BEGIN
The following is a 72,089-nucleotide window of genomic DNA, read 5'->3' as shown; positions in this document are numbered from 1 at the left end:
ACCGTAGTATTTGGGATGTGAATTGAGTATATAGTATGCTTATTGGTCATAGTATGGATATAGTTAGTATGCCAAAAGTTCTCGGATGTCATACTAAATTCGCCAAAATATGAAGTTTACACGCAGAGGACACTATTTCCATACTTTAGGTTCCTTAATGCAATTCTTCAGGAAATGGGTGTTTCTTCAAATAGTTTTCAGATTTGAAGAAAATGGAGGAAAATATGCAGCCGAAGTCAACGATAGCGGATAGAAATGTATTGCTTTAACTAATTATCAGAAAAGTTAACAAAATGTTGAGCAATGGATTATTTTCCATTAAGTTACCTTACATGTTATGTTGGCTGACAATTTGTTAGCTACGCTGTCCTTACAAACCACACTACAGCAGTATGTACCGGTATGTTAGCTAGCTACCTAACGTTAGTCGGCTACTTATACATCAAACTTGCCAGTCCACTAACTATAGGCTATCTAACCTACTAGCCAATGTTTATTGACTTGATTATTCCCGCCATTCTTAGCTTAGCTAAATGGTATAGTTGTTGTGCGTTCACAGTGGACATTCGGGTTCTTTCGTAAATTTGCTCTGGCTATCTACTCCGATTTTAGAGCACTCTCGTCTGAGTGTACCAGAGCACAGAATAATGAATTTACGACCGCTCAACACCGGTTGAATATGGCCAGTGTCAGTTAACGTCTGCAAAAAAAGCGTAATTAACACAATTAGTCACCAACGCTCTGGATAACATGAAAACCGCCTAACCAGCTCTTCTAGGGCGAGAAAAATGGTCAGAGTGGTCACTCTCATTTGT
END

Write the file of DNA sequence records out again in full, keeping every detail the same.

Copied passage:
The following is a 72,089-nucleotide window of genomic DNA, read 5'->3' as shown; positions in this document are numbered from 1 at the left end:
ACCGTAGTATTTGGGATGTGAATTGAGTATATAGTATGCTTATTGGTCATAGTATGGATATAGTTAGTATGCCAAAAGTTCTCGGATGTCATACTAAATTCGCCAAAATATGAAGTTTACACGCAGAGGACACTATTTCCATACTTTAGGTTCCTTAATGCAATTCTTCAGGAAATGGGTGTTTCTTCAAATAGTTTTCAGATTTGAAGAAAATGGAGGAAAATATGCAGCCGAAGTCAACGATAGCGGATAGAAATGTATTGCTTTAACTAATTATCAGAAAAGTTAACAAAATGTTGAGCAATGGATTATTTTCCATTAAGTTACCTTACATGTTATGTTGGCTGACAATTTGTTAGCTACGCTGTCCTTACAAACCACACTACAGCAGTATGTACCGGTATGTTAGCTAGCTACCTAACGTTAGTCGGCTACTTATACATCAAACTTGCCAGTCCACTAACTATAGGCTATCTAACCTACTAGCCAATGTTTATTGACTTGATTATTCCCGCCATTCTTAGCTTAGCTAAATGGTATAGTTGTTGTGCGTTCACAGTGGACATTCGGGTTCTTTCGTAAATTTGCTCTGGCTATCTACTCCGATTTTAGAGCACTCTCGTCTGAGTGTACCAGAGCACAGAATAATGAATTTACGACCGCTCAACACCGGTTGAATATGGCCAGTGTCAGTTAACGTCTGCAAAAAAAGCGTAATTAACACAATTAGTCACCAACGCTCTGGATAACATGAAAACCGCCTAACCAGCTCTTCTAGGGCGAGAAAAATGGTCAGAGTGGTCACTCTCATTTGT